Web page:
In a data storage system, many of the objects stored may be related to time. Examples of data storage systems include message data storage systems, such as Microsoft Exchange, for example, databases, such as SQL Server, for example, and the like. Events such as meetings, appointments, and tasks, for example, have a very clear time relationship. Even less obvious events, such as movies, baseball games, and the Tour de France, for example, can have time relationships. An object such as a message may have several time relationships (e.g., time sent, time received, time forwarded, time read, etc.). Modeling simple time relationships, such as time sent, for example, may be simple. All that may be needed is to add a property of type “time” to the object.
The problem, however, gets much more complicated when the relationship between the object and time is not 1-to-1 (a single time at which a meeting occurs, or a single time at which a message was received) but rather 1-to-many. Examples of such relationships are “recurring” events, such as a meeting that repeats every week, or a task that must be performed quarterly. It is not beyond the realm of possibility that eventually a message store may even need to track all the different times a message was read (for example, for regulatory reasons).
In the past, the solution has been to model time-based relationships for each object type separately. Such a solution, however, makes the task of providing a unified view of time-related objects (such as a calendar of not only meetings but also other objects) very difficult to implement, support, and extend. For example, it is common for a meeting to repeat every week, except on holidays. If each time-based relationship were modeled separately, then an “exception” would need to be added to each, and added consistently with the same rules (what holidays exist? On what day do they fall? etc.). To resolve these issues, it would be desirable to have a unified scheme to model recurring time relationships regardless of the underlying object (e.g., message, meeting, appointment, etc.).
In known systems, there may be grammar for recurrence, but no grammar for exceptions. An example of an exception might be “the 28th occurrence of this meeting, which usually falls on Monday, should fall on Tuesday.” A typical calendaring program, however, may fail to detect that the Tuesday on which the 28th occurrence of the meeting is to be held is a holiday. Typically, such a system is implemented via an object (e.g., calendar entry) with annotations that describe the recurrence requirements and the exceptions. However, there is typically no way for the end-user to see the exceptions.
As disclosed herein, time-related properties may be modeled independent of a base object. Rather than storing time properties with the object, they may be stored independently. A given object may be stored once, even if it has a recurrent time property. The description of a “meeting,” for example, may be stored once. Each occurrence of that object over time may be stored in a “timeslot” (e.g., object <foo>occurs at time ‘t’ on day ‘d’). If it is a recurring property, recurrence information may be stored independently. “Exception” information may be stored independently as well.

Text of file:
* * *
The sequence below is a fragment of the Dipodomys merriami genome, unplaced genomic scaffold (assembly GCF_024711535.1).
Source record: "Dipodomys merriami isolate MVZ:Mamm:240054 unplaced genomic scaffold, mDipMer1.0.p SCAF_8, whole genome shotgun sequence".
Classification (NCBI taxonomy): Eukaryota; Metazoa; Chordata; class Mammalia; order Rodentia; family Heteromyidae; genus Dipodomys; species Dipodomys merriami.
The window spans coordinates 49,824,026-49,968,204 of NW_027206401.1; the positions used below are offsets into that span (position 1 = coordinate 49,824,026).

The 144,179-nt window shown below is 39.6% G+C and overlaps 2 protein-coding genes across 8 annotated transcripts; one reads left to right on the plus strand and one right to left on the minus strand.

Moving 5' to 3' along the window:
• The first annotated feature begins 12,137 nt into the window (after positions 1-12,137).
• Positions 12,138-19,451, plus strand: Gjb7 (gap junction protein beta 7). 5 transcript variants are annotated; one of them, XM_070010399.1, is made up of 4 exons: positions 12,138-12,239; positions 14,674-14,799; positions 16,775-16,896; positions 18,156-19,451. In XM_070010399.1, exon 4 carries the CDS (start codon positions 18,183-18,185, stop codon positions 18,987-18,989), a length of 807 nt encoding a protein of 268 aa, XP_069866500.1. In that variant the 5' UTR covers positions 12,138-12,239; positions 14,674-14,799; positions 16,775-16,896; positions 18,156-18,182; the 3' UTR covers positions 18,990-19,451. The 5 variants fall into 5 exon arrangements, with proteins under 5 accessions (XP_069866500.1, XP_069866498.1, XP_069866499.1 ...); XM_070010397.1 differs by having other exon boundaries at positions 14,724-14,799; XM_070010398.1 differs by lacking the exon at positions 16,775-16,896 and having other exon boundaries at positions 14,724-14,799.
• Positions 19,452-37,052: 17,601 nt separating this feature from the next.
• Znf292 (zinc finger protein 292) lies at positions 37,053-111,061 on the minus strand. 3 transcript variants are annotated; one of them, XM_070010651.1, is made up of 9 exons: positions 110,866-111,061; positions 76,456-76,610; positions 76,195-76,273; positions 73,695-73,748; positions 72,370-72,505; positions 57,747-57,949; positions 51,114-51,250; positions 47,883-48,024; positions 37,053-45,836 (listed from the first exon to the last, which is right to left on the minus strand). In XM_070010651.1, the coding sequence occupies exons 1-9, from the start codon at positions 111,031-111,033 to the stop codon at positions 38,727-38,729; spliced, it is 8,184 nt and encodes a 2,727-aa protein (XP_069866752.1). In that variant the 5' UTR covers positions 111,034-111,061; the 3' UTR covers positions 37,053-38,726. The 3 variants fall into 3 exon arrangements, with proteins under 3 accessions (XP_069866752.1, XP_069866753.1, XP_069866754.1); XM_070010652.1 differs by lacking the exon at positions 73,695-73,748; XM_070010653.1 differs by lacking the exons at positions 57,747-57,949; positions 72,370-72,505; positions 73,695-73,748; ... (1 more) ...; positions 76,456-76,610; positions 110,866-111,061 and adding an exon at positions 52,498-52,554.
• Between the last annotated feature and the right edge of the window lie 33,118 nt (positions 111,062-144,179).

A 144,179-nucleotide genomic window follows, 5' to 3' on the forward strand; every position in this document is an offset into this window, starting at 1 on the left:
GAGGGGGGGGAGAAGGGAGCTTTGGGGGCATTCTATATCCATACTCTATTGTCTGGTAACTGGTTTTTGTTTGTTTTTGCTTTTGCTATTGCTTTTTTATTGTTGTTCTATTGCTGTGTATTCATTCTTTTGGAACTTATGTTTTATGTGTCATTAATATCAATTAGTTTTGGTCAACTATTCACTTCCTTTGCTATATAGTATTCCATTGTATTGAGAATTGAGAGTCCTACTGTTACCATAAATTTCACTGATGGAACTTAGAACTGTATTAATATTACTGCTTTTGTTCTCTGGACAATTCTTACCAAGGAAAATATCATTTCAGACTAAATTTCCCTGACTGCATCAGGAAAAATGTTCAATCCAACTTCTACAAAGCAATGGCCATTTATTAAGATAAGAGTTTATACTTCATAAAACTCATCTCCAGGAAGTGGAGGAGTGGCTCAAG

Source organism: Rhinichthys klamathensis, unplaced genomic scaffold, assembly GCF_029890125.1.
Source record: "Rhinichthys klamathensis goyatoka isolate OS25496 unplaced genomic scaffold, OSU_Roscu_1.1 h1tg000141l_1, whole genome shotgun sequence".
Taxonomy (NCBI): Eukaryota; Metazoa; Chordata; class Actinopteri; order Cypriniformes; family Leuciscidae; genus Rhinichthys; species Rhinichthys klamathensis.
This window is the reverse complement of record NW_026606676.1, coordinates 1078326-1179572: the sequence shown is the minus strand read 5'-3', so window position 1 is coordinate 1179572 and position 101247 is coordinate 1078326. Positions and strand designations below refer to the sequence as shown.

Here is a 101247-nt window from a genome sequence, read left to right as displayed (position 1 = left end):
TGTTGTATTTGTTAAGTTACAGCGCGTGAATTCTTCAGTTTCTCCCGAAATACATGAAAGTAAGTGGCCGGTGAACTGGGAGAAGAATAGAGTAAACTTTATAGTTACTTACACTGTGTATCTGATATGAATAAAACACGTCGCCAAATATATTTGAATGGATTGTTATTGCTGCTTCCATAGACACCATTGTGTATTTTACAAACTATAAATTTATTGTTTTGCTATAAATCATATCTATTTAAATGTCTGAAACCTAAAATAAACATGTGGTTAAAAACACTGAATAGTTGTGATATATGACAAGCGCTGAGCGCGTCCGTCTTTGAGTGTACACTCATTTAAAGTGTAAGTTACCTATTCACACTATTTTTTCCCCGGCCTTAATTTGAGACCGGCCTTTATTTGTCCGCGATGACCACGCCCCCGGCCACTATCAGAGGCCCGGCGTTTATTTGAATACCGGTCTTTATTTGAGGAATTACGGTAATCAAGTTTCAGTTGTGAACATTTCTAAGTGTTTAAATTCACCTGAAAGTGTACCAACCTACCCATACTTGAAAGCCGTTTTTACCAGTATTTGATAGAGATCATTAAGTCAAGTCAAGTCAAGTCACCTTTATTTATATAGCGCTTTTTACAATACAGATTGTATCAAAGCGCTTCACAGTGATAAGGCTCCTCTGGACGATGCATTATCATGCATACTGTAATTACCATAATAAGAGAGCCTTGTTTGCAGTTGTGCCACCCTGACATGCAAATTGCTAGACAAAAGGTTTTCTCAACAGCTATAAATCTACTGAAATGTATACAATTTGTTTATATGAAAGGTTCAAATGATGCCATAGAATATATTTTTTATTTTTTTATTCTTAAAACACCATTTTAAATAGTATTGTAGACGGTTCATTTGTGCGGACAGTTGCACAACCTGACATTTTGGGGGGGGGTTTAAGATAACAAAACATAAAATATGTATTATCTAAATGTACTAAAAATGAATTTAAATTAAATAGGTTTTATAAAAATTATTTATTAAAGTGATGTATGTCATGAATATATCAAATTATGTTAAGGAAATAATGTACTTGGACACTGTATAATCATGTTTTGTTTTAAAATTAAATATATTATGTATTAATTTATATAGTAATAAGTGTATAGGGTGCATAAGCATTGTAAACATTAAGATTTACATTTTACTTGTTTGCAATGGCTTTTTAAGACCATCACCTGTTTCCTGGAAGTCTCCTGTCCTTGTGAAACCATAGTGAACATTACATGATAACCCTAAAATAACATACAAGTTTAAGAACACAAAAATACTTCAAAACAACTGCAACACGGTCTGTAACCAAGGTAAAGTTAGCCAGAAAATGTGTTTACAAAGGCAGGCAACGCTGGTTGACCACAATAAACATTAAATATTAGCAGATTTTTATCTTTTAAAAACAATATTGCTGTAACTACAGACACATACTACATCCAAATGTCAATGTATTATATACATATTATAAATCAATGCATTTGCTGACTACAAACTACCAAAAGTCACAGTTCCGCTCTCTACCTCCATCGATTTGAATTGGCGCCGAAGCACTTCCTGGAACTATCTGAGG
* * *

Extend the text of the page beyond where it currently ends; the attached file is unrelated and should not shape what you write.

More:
BRIEF DESCRIPTION OF THE DRAWINGS
Thus, a methodology is disclosed for consistent representation of recurrence patterns and exceptions on any object. An object-independent model may be developed for representing recurring, time-based properties with exceptions. A process for developing such an object model, and a computing system having such an object model developed on it are also disclosed.
FIG. 1 is a block diagram depicting example object relationships for modeling recurring events in a message store.
FIG. 2 is a block diagram providing an example scenario wherein recurring events in a message store are modeled.
FIG. 3 is a block diagram showing an example computing environment in which aspects of the invention may be implemented.
FIG. 1 is a block diagram depicting example object relationships for modeling recurring events in a message store. As shown, a task, meeting, or other item may be represented by an object 100. The object 100 may have an ItemID 102, which is a unique identifier associated with the object 100. Time and scope information may exist in a Timeslot table 110. A timeslot 110 may be defined by a TimeSlot ID 112, an ObjectID 113, an item Type 114, and related event scope information such as a start time 115 and an end time 116. A Recurrence may be defined in a Recurrence table 120 by a Timeslot ID 122 and any recurrence information 124. An Exception 130 may be an additional Item entry 100 that is linked by an Exception table 130 using a MasterID 132 and an ExceptionID 134.
If sub-items are allowed, such as sub-tasks, then a Parent-Child Relationship table 140 may link them together. The table 140 links the parent object 142 to one or more child objects 144. “pk” is a typical shorthand for “primary key,” which is a unique identifier for an object in a data store. “fk” is a typical shorthand for “foreign key,” which is a reference to a unique identifier in the data store.